Wednesday, May 16, 2018
I first saw the name Herbert N. Ramy on the cover of a book, Succeeding in Law School. In my early years of Academic Support, I attempted to build an arsenal of resources I could recommend to students and I also wanted to ensure that I was well aware of all resources available. Herb's book was one of the books I collected. I formally met Herb a little later at a conference and had a brief conversation with him. Please see the information below to learn a little bit about him (Goldie Pritchard).
Q: Please indicate your full name, title, and institution of employment.
Herbert N. Ramy
Professor and Director of Academic Support
Suffolk University Law School (SULS)
Q: Please briefly describe your ASP work including length of time associated with it and what initially stimulated your interest.
I created the ASP Program at SULS back in the summer of 1999. At the time, my school provided little in the way of ASP services, and relied on its LRW faculty to fill the gap. I was already an LRW Professor at SULS, and the Deans of the law school asked me to create and run a new ASP Department. Candidly, I accepted the offer because it meant a promotion, a raise, and a bit more job security. Little did I realize that I was accepting a position that would form the foundation for the rest of my academic career.
Q: Which aspect(s) of ASP work do you enjoy the most? What would you consider your greatest challenge thus far and how have you overcome the challenge?
Without question, the most enjoyable aspect of my work is working one-on-one with my students. Over time, it seems that ASP departments have evolved to the point where classroom work – 1L skills sessions and bar prep – dominate our day. While some of my teaching happens in the classroom, I love being able to tailor my approach to the needs of each individual student. Through these individual meetings, I learn things about my students that I would never otherwise know. These individual meetings give me a front row seat regarding each student’s progress, which allows me to make small adjustments to my teaching based on that student’s actual needs.
My greatest challenge is providing assistance to students who have the drive to succeed but not necessarily the aptitude for legal work. Due to the recent dip in law school applications, this has occurred a bit more often over the past few years. The important thing from my perspective is to avoid pre-conceived judgments. I remind myself that law school success is not the same thing as success in the profession. Similarly, students do not need to be on law review in order to meet their professional goals. On occasion, I must have difficult conversations with a student about withdrawing from law school. Thankfully, those conversations will continue to happen infrequently so long as the student and the teacher do everything they can to ensure success.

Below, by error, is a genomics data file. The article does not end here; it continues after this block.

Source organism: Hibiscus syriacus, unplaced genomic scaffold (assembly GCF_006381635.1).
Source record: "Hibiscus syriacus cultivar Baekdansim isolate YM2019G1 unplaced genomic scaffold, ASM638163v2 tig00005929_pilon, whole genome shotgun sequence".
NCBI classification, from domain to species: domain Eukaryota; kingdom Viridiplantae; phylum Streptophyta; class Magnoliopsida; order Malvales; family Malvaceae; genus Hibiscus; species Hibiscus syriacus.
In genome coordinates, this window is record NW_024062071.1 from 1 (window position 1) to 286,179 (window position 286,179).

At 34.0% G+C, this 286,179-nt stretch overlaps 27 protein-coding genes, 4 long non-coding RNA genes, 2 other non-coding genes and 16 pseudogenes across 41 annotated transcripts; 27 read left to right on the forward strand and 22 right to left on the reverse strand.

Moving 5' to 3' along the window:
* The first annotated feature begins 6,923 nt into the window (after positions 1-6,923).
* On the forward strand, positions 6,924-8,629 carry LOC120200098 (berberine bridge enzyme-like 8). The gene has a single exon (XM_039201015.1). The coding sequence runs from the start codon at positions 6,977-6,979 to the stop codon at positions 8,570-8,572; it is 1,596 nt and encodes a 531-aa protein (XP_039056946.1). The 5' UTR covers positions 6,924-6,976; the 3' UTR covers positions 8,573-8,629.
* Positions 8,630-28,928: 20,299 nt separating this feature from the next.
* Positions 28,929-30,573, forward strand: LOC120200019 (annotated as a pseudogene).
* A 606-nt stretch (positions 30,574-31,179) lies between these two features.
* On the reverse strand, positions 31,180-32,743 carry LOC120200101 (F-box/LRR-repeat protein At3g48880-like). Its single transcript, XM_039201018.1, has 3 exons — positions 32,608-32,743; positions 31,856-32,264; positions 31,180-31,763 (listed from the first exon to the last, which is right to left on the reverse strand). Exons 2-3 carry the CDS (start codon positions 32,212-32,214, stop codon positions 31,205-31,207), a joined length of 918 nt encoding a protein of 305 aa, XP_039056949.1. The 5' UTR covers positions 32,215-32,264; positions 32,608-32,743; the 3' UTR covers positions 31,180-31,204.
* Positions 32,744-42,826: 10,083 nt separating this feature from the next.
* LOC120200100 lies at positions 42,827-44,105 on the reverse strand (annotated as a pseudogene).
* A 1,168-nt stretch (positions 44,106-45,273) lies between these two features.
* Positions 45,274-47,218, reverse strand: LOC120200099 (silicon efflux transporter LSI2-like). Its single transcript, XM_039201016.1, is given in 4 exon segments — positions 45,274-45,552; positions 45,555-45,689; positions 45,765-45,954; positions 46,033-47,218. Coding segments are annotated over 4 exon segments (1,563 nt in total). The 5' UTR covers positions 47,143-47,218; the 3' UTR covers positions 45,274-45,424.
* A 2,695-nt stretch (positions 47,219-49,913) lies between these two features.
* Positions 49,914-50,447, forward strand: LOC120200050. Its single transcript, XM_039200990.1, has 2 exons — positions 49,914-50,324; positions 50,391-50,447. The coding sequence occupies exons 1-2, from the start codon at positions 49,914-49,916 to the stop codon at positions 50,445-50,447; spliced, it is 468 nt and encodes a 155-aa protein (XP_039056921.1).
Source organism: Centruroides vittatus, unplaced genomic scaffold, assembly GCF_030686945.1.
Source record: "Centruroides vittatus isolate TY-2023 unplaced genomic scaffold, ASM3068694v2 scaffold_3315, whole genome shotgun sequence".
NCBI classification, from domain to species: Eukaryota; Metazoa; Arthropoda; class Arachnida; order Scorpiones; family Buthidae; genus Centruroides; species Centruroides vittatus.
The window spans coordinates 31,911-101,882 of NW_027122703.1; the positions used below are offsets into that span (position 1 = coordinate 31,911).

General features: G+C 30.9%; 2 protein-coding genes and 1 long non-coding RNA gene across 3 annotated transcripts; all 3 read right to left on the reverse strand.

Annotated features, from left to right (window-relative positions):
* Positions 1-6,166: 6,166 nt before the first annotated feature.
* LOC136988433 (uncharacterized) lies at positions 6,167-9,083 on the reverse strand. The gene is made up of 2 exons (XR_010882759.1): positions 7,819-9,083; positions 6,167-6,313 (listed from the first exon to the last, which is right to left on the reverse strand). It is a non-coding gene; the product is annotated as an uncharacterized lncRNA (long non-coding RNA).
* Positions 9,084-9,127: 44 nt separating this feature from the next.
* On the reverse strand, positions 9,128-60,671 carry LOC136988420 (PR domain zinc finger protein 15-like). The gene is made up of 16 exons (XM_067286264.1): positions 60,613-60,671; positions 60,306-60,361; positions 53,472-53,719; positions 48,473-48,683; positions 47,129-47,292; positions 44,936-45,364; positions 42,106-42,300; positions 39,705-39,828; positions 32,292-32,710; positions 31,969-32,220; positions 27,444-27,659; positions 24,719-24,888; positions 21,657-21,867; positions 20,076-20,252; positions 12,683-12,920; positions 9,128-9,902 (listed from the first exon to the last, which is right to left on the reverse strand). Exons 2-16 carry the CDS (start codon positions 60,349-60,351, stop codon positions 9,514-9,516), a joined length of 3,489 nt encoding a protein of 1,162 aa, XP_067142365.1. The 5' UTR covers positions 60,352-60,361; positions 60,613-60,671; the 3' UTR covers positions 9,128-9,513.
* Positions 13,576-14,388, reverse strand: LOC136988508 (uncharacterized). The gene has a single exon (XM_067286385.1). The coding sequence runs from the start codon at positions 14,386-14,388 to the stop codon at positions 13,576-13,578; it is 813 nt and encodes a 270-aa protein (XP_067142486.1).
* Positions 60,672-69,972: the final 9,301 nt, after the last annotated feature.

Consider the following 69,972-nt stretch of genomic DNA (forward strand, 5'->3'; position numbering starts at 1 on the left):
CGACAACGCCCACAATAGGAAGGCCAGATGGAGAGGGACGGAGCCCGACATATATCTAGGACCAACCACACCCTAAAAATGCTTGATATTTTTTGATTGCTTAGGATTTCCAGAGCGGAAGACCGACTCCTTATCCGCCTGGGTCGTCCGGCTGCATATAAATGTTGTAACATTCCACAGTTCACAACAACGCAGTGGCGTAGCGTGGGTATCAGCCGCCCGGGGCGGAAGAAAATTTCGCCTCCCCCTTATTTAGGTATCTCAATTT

Q: What do you want your professional legacy to be?
I just hope that I made some small difference in the professional lives of the students with whom I had the pleasure of working. One of my most treasured possessions is a file folder stuffed with “thank you” notes from the past 19+ years in ASP. These notes are more valuable to me than any professional award or accolade I could ever receive.
Q: What motivational advice or encouragement would you offer to new and/or midcareer ASPers or law students?
It is too easy to get caught up in the numbers related to our work – incoming LSAT score, 1L GPA, school’s bar passage rate. One-on-one work reminds me that our students are far more than their admission’s applications or law school transcript. Statistics may tell me that a student with a specific LSAT score has X % chance of failing the bar exam, but they can never tell me how the student sitting in front of me will perform. Treat every student like an individual, not a statistic, and I guarantee that you’ll be reading about some of doing great things in the legal profession.
Q: Is there anything else you deem necessary to share (quote, encouragement, inspiration, visual, etc.…)?
At its core, ASP work is about “doing”, and Confucius said it best – “I hear and I forget; I see and I remember; I do and I understand.” Show your students how to do the work, make them do the work, and give them feedback about what went right and wrong – great things are bound to follow.